A big change in 2022
Decoupling of work and geography will be the focus, with more and more organisations having to address the question, ‘Does work need to be done from a particular space?’ In some cases the answer will be ‘yes’, in others it will be a ‘no’. The discussion around this topic will cover issues such as infrastructure cost, productivity, organisational culture, employee engagement, collaboration, cost of living, commute cost and time, and so on. We will need to wrestle with the issues, experiment and find our answers.
There are more jobs than we think that allow flexibility of location. Even some parts of production, market facing and business- development jobs can be managed away from designated workplaces or locations. There will be myriad hybrid solutions — weekly division of WFH and office; work-from-anywhere and show up at office for a few days every month; full WFH; flexibility in terms of ‘in’ and ‘out’ time as long as goals are achieved. Organisations may have some overall guidelines and rules for broad areas, but a lot of customisation and decision making will have to be delegated to the managers.
Consequently, we will have to focus on technology solutions to overcome physical distances. Performance assessment will have to be truly achievement driven. Last and probably most important, leadership and managerial mindset will have to change. There is no going back to the ‘golden’ age of universal office presence, and the sooner we start to accept the faster we will adapt.
Great resignation a disguise of a great movement
No, it is a readjustment. The ‘great resignation’ is predicated on pent-up demand in the industry and the re-evaluation of priorities by the employees — They are not leaving the workforce, but only moving from one organisation to another. It is more like the ‘great reshuffle’.
The reasons are many and to me the top ones, apart from the conventional reasons such as better money, designation and so on, are: l Organisations that force employees to report to a particular city, work mainly from office, offer no/less flexibility or choice, will see attrition on an ongoing basis.
– Organisations that failed to support employees in their time of need will bear the burden of mistrust, reduced engagement and attrition.
– Organisations that wilfully penalised employees financially for no clear reason, reduced benefits, disregarded health-related fears, and failed to support the afflicted will have to live with a downgraded employer branding and a disenchanted workforce, leading to attrition.
– Organisations that are unable to show a growth path towards future development will quickly lose people, because after two years of pause employees are in a hurry.
“Organisations that force employees to report to a particular city, work mainly from office, offer no/less flexibility or choice, will see attrition on an ongoing basis”
Learning to be driven by social, technology or content?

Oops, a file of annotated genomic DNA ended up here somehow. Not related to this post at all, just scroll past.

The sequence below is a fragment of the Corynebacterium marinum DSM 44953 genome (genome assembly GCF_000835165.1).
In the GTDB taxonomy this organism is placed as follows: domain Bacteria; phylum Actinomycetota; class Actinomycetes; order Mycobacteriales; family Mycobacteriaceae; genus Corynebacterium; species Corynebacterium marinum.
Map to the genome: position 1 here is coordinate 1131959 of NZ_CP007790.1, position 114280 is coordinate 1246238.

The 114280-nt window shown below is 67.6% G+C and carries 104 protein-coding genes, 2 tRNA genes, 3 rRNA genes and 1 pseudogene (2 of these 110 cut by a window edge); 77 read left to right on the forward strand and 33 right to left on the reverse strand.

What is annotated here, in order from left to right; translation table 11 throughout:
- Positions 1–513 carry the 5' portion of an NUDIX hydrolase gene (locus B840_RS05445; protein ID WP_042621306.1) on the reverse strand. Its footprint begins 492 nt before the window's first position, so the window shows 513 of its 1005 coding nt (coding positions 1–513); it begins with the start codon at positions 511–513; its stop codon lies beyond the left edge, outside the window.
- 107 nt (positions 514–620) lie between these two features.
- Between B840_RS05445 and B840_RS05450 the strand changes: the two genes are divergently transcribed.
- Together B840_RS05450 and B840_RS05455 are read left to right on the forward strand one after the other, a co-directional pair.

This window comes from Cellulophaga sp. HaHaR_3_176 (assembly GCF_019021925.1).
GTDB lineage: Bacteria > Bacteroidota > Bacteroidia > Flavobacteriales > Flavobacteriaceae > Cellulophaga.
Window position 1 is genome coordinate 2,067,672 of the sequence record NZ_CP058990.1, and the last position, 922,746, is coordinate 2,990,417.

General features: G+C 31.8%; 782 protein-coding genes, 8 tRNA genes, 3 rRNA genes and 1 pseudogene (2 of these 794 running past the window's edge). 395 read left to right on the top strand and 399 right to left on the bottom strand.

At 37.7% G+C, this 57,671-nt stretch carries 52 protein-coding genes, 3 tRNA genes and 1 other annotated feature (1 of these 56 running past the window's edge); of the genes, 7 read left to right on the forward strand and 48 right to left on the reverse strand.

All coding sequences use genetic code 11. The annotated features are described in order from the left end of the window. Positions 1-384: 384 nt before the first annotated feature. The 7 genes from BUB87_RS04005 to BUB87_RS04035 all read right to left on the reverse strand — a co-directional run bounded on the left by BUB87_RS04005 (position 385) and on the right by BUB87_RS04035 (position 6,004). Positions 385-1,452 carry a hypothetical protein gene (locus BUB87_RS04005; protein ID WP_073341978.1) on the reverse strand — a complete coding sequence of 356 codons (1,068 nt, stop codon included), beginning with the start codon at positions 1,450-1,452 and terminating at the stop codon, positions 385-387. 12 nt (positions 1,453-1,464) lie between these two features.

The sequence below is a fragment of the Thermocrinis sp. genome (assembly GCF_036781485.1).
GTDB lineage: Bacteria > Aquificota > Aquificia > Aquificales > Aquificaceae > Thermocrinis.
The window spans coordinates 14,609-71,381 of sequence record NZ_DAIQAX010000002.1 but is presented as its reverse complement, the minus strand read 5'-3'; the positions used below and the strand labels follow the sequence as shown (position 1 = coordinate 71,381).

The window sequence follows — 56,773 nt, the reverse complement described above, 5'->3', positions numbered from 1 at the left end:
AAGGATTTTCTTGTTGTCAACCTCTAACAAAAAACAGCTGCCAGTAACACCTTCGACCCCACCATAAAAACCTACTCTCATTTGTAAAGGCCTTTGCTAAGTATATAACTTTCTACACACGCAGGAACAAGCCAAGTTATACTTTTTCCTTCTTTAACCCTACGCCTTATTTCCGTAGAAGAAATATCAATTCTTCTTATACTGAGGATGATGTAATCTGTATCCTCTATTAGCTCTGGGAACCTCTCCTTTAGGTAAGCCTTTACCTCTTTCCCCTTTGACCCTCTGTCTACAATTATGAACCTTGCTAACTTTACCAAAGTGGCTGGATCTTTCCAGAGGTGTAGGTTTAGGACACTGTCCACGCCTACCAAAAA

Learning is changing direction dramatically due to technology. Tech has made distance irrelevant, and online training is the way ahead. The medium is changing the nature of learning, which now needs to be bite sized — a mix of theory and practice, available just in time and customised. Online learning is decades old, but now it is dominantly mainstream, which facilitates better collaboration during learning and wider availability of content. It also democratises learning, by making the same quality of learning opportunity available for one and all, be it the branch office, plant or head office. On the content front, technology has brought in social media and the explosion of content across platforms. This places a huge responsibility in the learning area to deliver impactfully and in short formats, exploiting the creativity of all employees to generate peer-level learning.
If we have watched and laughed at sketches on performance appraisals, bad managers, HR and so on, why can’t we have a fun sketch of how to do a great appraisal interview that would be forwarded voluntarily? Finally, the socio-political movements in the last decade have brought in the factors of fairness, non discrimination and personal rights into focus. These will have to be translated into learning programmes of leadership excellence.
The content will also need to be sensitised to the new reality. Learning may also have to focus on collaboration and working together in the times of deeply divisive political beliefs that are seeping into every life decision. The dos and don’ts of discussions and rules of engagement need to be laid out and ingrained.
Working for money to working for a purpose
Earlier, the purpose was to be successful and financially stable, by aligning oneself with the purpose of the organisation. Work was at the centre of living — for sustenance and defining identity.
This purpose has now changed. Employees focus more on holistic satisfaction in life — balanced work timings, more family time, nurturing relationships, fulfilling passions, creating an equitable family dynamic between partners, and being healthy and engaging in social causes. The organisation is not the centre of their existence. The new employees will commit to the organisation’s goal only if the organisation helps them achieve their life goals.
On the financial front, the new breed is keener to explore entrepreneurship to create wealth in a shorter time than a lifelong trudge to a mediocre retirement.
Voice for change among employees getting stronger
In India, we have a more questioning workforce around the immediate issues that impact them, such as compensation, career growth, HR policies especially health benefits, WFH and so on, and management style. In these areas, they look for transparency and fairness. I don’t see this as a new or a particularly disruptive trend.